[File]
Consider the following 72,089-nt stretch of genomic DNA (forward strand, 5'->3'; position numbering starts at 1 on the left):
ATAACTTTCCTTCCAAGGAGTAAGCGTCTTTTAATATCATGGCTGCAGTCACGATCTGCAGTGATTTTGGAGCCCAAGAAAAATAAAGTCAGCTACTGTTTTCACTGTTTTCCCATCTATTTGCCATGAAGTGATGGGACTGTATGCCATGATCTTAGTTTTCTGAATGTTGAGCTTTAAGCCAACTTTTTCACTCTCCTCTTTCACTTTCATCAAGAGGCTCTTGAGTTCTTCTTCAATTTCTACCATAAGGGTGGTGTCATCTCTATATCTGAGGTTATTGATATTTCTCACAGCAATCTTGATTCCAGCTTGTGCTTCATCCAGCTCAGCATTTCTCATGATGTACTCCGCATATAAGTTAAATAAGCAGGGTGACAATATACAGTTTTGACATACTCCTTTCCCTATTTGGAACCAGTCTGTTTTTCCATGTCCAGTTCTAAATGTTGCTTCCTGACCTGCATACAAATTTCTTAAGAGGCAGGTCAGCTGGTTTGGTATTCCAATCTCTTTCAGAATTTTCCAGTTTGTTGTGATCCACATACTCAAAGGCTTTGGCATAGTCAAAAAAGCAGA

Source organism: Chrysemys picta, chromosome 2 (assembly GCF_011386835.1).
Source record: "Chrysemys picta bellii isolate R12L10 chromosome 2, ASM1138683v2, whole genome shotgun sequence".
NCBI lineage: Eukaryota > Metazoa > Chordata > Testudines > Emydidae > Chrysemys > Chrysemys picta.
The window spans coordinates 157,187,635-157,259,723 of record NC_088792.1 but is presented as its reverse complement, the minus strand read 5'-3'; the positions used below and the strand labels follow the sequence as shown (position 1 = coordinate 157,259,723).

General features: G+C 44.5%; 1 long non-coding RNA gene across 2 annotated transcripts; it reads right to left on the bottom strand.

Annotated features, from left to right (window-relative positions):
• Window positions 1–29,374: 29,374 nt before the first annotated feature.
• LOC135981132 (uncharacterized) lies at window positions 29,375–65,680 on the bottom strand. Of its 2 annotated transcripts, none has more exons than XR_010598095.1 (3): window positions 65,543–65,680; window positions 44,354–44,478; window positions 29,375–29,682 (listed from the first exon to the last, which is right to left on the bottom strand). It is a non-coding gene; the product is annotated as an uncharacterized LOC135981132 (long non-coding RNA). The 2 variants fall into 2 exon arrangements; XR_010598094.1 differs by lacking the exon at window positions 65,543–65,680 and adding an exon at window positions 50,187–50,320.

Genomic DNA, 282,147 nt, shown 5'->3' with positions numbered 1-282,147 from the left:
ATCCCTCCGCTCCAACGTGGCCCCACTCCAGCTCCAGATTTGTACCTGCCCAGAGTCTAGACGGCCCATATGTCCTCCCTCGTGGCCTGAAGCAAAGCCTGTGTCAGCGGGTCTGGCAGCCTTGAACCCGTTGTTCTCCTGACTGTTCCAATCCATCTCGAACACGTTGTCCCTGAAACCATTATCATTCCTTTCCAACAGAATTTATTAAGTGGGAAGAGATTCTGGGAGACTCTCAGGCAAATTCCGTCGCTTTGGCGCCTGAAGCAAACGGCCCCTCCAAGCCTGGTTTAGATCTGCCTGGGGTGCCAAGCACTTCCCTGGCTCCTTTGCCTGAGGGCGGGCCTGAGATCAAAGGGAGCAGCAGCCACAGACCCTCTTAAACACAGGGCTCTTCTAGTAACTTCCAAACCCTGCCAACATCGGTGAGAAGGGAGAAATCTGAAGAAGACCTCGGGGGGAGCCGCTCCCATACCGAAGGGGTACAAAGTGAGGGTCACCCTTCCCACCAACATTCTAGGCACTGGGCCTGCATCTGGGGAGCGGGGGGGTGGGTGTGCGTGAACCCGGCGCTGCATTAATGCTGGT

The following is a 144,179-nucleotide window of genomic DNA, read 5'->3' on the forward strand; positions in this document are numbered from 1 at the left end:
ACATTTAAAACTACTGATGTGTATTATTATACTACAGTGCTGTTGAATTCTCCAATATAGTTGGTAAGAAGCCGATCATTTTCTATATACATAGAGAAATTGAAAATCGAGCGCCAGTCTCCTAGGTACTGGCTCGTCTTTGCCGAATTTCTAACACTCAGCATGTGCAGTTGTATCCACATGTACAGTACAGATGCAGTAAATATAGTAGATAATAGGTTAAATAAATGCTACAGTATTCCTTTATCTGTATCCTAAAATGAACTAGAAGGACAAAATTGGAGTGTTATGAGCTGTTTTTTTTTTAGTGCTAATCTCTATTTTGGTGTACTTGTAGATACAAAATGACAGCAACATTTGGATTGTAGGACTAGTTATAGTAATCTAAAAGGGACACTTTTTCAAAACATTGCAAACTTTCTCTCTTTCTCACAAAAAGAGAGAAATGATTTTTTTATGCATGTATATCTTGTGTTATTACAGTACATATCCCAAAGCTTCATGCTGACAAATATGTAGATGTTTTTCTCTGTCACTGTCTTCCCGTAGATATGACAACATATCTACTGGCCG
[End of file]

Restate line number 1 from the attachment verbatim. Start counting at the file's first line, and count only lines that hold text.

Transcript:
Consider the following 72,089-nt stretch of genomic DNA (forward strand, 5'->3'; position numbering starts at 1 on the left):